The internet has had a double impact on scholarly communication in the global south, making it easier for these countries to access research and also making research published in these countries more accessible. In this post Dr Haseeb Irfanullah discusses how Bangladesh has adapted to this new scholarly communication system and highlights the need for strong research infrastructures and quality standards if countries such as Bangladesh are to break out from ‘scholarly isolation’.
Over the last couple of decades, Bangladesh has seen three remarkable transformations in scholarly communication:
First, thanks to a number of global initiatives, such as INASP’s Programme for the Enhancement of Research Information (PERI) and Research4Life , focusing on developing countries, Bangladeshi researchers have been getting access to global scientific publications by major publishers at affordable prices.
Secondly, the revolution in communication technology that has allowed greater access to research (the internet) has also significantly boosted the global reach of Bangladeshi research itself. Emblematic of this second transformation, is the launch by INASP of Bangladesh Journals Online (BanglaJOL). The platform hosts 142 journals, covers almost all Bangladeshi science journals and presents a tremendous opportunity for Bangladeshi researchers to showcase their research to a global audience.
The third major change has been growing investment in developing the capacity of Bangladeshi researchers and journal editors to engage with international academic publishing standards and practices. This investment has largely been made in training sessions, workshops, and discussions on research and journal publishing. A notable example being the Gobeshona Young Researcher Workshop – organized by ICCCAD – that trained and mentored Bangladeshi climate researchers on how to publish their research in indexed, peer-reviewed journals.
However, despite the success of these initiatives, they have often proven un-coordinated and unsustainable. For instance, the ambitious Roadmap for developing scholarly communication in Bangladesh developed in 2016, was ultimately unsuccessful due to an absence of leadership and ownership from the institutions concerned. Advances in communication technology have therefore connected Bangladeshi research to the world, but the research infrastructures required to exploit these advances are still developing.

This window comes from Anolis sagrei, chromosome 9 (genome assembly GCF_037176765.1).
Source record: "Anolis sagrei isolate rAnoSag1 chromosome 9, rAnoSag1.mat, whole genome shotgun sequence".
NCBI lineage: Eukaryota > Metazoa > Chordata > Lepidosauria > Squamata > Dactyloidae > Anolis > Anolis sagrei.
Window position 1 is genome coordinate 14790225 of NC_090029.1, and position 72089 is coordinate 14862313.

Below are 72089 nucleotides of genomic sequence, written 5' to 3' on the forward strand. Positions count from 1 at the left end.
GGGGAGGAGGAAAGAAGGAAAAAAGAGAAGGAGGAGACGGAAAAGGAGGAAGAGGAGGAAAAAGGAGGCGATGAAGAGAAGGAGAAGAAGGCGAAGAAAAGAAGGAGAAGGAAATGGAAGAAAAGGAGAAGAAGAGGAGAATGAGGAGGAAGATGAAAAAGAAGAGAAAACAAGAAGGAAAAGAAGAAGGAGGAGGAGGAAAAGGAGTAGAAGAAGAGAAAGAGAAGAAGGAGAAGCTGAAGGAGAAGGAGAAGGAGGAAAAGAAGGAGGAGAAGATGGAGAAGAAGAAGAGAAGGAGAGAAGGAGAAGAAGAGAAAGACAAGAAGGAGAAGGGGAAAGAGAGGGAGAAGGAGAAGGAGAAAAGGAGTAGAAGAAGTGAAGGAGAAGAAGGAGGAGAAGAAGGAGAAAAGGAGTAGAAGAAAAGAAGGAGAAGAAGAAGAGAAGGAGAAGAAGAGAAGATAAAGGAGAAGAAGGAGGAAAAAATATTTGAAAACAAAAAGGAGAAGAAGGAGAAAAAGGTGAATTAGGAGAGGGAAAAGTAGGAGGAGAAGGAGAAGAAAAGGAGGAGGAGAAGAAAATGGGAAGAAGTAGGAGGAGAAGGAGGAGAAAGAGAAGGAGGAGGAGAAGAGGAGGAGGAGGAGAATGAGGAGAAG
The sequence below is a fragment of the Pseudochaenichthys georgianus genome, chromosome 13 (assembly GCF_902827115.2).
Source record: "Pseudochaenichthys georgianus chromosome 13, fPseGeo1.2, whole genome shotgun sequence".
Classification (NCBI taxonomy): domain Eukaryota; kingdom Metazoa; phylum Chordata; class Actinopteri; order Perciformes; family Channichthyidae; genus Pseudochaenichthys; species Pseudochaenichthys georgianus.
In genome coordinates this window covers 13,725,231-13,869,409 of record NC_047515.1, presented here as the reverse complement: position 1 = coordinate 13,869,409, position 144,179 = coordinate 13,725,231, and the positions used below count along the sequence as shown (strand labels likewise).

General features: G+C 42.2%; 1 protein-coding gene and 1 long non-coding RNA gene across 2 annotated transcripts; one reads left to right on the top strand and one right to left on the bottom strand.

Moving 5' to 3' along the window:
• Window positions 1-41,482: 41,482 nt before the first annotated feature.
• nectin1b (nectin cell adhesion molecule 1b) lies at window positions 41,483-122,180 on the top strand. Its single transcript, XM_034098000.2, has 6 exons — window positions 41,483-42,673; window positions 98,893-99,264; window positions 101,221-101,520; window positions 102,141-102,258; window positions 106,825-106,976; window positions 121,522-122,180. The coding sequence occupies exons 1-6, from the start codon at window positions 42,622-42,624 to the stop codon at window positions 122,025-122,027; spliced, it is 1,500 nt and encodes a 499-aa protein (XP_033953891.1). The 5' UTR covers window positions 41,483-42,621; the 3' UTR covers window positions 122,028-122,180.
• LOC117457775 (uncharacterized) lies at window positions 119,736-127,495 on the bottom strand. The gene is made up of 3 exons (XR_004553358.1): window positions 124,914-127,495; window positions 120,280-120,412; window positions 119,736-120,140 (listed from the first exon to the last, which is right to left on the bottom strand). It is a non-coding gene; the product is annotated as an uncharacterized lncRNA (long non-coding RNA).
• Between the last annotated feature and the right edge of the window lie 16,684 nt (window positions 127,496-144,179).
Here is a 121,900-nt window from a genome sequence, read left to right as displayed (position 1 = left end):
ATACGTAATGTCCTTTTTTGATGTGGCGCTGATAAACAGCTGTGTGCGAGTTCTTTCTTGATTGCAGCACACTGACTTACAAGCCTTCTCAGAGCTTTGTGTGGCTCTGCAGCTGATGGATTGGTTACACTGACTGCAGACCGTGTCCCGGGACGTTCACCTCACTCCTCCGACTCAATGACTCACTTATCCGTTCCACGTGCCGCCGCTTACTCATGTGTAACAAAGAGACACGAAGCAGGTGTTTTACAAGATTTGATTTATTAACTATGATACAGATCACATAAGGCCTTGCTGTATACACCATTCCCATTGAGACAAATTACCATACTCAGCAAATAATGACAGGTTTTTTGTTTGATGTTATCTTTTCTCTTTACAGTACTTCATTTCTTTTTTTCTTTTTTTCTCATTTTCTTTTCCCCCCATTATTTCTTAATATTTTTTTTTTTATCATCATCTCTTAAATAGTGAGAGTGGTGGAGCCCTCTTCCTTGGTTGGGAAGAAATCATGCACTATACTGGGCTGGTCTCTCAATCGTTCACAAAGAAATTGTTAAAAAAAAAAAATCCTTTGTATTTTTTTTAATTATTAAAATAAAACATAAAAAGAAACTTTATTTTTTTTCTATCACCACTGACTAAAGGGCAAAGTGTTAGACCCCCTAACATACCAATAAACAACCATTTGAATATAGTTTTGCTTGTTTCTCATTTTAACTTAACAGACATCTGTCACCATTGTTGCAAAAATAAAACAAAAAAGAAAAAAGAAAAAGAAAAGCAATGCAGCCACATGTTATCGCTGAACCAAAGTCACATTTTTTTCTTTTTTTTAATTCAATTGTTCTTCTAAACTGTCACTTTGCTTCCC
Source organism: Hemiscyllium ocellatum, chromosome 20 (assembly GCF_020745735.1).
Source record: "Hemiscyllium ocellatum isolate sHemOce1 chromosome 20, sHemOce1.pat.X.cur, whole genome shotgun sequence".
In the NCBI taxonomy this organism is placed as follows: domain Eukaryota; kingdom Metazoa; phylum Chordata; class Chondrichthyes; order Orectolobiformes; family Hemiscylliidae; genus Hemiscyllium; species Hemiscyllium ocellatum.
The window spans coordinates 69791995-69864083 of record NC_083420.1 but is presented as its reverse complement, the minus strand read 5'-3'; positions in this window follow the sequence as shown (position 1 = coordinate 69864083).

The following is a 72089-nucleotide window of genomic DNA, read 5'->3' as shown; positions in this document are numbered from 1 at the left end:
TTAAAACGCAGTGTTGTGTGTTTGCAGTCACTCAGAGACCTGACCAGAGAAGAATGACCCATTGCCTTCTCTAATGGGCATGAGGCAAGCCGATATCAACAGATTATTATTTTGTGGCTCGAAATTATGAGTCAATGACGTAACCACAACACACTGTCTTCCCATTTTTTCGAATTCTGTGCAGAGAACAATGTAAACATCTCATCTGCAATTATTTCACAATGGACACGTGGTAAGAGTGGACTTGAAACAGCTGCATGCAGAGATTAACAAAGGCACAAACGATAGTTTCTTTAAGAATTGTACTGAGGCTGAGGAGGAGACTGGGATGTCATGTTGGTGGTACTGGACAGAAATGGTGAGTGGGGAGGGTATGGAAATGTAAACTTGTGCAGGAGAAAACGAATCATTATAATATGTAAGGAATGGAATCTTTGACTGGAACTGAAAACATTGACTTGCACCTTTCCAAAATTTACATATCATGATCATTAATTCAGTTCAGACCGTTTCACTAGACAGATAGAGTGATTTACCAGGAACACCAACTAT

The current state of journal publishing in Bangladesh
One way of understanding the extent of these transformations in scholarly communication in Bangladesh is through the Journal Publishing Practices and Standards (JPPS) database. The site evaluates journals hosted on the Journals Online (JOL) platforms against a series of criteria and assigns them to one of six categories: New title, Inactive, No stars, One star, Two stars, and Three stars. Of the journals listed on BanglaJOL, alarmingly, 47% journals were ranked as Inactive and had not uploaded any new content in over a year. Of the 142 journals hosted, only 7 received two stars, which is significantly lower than the global proportion.
To complement this data, I conducted a further survey of 29 BanglaJOL journals. The survey found that although a number of journals performed well in key publishing standards, only about 60% of the responding journals had been published in print on time and only 40% were confident that they also published online on time. These findings reflect the JPPS assessment that indicates Bangladeshi journals are inactive and have a limited online presence. Similarly, around 60% of the journals were indexed by at least one international indexing agency (excluding BanglaJOL), meaning that the other 40% of journals surveyed would be extremely hard for researchers outside of Bangladesh to discover.
A culture of isolation
Despite being connected to the global scholarly ecosystem, journal publishing in Bangladesh has developed ways to thrive in relative isolation. I suspect the reasons for this isolation are largely cultural and depend on the way scholars and society at large perceive; researchers, research and its communication.